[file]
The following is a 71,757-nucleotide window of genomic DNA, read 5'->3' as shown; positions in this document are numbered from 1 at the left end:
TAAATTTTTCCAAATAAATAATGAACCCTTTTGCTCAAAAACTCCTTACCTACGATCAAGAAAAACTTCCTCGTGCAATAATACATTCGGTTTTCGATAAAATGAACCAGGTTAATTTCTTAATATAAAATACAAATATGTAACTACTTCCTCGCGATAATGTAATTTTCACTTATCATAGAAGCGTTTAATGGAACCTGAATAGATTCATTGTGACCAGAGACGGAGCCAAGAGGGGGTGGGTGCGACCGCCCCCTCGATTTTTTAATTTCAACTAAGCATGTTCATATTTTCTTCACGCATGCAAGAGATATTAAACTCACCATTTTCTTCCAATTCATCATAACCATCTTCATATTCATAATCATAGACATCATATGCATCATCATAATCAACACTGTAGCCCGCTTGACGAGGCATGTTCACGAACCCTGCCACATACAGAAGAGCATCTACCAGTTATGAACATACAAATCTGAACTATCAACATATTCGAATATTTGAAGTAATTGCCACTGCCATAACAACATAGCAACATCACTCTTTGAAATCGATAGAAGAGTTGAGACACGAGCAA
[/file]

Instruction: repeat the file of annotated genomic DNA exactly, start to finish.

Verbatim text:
The following is a 71,757-nucleotide window of genomic DNA, read 5'->3' as shown; positions in this document are numbered from 1 at the left end:
TAAATTTTTCCAAATAAATAATGAACCCTTTTGCTCAAAAACTCCTTACCTACGATCAAGAAAAACTTCCTCGTGCAATAATACATTCGGTTTTCGATAAAATGAACCAGGTTAATTTCTTAATATAAAATACAAATATGTAACTACTTCCTCGCGATAATGTAATTTTCACTTATCATAGAAGCGTTTAATGGAACCTGAATAGATTCATTGTGACCAGAGACGGAGCCAAGAGGGGGTGGGTGCGACCGCCCCCTCGATTTTTTAATTTCAACTAAGCATGTTCATATTTTCTTCACGCATGCAAGAGATATTAAACTCACCATTTTCTTCCAATTCATCATAACCATCTTCATATTCATAATCATAGACATCATATGCATCATCATAATCAACACTGTAGCCCGCTTGACGAGGCATGTTCACGAACCCTGCCACATACAGAAGAGCATCTACCAGTTATGAACATACAAATCTGAACTATCAACATATTCGAATATTTGAAGTAATTGCCACTGCCATAACAACATAGCAACATCACTCTTTGAAATCGATAGAAGAGTTGAGACACGAGCAA